Cyber threats pose a serious risk to energy systems globally, potentially bringing critical energy infrastructure to a grinding halt and disrupting the energy supply to homes and businesses for extended periods. Such disruptions not only have far-reaching consequences for the economy but also directly impact the well-being of consumers.
As the grid increasingly embraces clean energy technologies and transitions to highly automated operations, ensuring robust cybersecurity measures are in place has become an urgent and ongoing priority, so much so that in 2022, the US Department of Energy (DOE) dedicated $45 million in funding to support power grid cyber resilience.
So how is the energy sector faring in the move toward greater cyber resiliency?
Risk data obtained from the CyberGRX Exchange provides valuable insights into the security controls implemented by energy and utility companies, identifying both areas of strength and opportunities for improvement. The data also sheds light on the existing gaps in security measures, which warrant attention and concern. Our objective is to use this data as a catalyst for meaningful discussions between suppliers and organizations, encouraging collaborative efforts to enhance the energy sector’s overall security posture and establish a stronger defense against cyber threats.
Operational Challenges & Cyber Risks Facing the Energy Sector
The energy and utilities sector faces different and unique cyber risks compared to other industries. These risks can be attributed to the following factors:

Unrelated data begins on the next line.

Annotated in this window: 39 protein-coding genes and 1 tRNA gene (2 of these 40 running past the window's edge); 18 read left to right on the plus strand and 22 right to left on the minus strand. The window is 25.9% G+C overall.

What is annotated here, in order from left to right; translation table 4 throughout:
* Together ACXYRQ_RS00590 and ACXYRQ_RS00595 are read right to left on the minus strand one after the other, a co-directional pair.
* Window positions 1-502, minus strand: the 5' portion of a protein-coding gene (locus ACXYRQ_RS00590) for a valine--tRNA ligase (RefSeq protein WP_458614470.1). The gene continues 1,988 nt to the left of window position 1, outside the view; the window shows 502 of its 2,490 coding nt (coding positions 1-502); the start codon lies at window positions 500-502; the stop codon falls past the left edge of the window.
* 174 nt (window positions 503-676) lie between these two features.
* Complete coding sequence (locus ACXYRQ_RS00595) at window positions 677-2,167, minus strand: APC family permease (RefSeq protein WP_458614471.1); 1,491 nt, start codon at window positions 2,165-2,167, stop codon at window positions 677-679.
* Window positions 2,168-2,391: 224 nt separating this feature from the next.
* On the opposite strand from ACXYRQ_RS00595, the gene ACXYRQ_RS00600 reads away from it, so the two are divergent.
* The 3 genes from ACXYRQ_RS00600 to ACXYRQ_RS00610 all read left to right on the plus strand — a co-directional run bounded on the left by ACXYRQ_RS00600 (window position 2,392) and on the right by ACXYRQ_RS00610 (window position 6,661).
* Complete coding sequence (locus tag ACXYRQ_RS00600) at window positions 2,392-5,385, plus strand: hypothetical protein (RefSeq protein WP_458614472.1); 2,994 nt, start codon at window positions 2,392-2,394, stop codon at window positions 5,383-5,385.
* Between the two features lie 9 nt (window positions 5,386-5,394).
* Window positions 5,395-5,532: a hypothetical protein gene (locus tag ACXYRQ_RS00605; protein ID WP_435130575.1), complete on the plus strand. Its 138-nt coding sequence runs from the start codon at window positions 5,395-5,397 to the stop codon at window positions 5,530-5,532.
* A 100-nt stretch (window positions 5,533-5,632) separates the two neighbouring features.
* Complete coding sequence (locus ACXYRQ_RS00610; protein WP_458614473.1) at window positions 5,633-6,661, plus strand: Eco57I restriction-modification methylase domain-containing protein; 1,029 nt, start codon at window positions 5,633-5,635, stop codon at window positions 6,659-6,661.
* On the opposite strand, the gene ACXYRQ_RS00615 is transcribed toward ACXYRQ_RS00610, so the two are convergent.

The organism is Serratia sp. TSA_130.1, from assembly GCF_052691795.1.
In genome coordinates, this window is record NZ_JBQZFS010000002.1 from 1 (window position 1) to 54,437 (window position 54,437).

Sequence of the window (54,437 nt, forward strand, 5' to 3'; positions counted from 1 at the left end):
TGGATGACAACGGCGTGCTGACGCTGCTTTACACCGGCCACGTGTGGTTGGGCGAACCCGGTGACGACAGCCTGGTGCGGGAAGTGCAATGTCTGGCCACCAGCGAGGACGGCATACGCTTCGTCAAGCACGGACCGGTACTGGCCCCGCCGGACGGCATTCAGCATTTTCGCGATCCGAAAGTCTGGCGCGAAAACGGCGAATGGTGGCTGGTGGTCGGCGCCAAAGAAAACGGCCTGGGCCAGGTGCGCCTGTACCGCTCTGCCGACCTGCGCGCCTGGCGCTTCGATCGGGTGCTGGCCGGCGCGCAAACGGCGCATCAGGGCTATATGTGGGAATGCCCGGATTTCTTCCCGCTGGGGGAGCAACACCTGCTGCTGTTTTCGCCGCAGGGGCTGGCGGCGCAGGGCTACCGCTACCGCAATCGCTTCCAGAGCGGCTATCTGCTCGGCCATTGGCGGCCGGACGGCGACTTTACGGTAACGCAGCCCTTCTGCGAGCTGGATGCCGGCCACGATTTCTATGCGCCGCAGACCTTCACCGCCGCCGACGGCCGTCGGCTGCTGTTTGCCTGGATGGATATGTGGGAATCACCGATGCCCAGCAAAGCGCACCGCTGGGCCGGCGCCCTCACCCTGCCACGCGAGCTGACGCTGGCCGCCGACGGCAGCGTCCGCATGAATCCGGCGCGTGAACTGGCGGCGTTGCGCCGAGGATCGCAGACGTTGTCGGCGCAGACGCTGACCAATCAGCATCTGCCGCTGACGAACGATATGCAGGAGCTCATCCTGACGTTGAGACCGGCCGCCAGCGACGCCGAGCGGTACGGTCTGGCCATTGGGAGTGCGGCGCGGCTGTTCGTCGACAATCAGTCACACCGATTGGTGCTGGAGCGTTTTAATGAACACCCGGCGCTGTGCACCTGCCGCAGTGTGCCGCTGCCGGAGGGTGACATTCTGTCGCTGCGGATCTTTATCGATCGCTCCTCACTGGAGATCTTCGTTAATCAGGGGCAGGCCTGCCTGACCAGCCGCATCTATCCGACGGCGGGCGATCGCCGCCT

- Enormous Physical Scope. The extensive network of distribution lines, physical plants, connectors, substations, and other infrastructure components pose a significant challenge in safeguarding the devices and systems utilized by energy and utility companies. The sheer scale and complexity of these physical assets make comprehensive protection a daunting task.
- Magnitude of Impact. Security incidents within the energy and utilities sector can have far-reaching consequences, potentially endangering lives. Events such as water contamination, power outages, or disruptions in gas supply lines can directly impact public safety, making the stakes exceptionally high in terms of human well-being.
- Supplier Involvement. Suppliers play a critical role in performing mission-critical activities within this sector. Third parties are typically responsible for monitoring equipment, billing customers, and managing water treatment processes, among other vital functions. The third-party involvement introduces additional considerations for cybersecurity, as the security posture of suppliers can directly impact the overall resilience and integrity of the energy and utilities sector.
- Outdated Industrial Systems. Energy and utility companies often rely on legacy industrial computer systems that are deeply integrated into their infrastructure. These outdated systems may lack robust security features and are more vulnerable to cyber threats, posing a significant challenge to ensuring the resilience and protection of this critical infrastructure.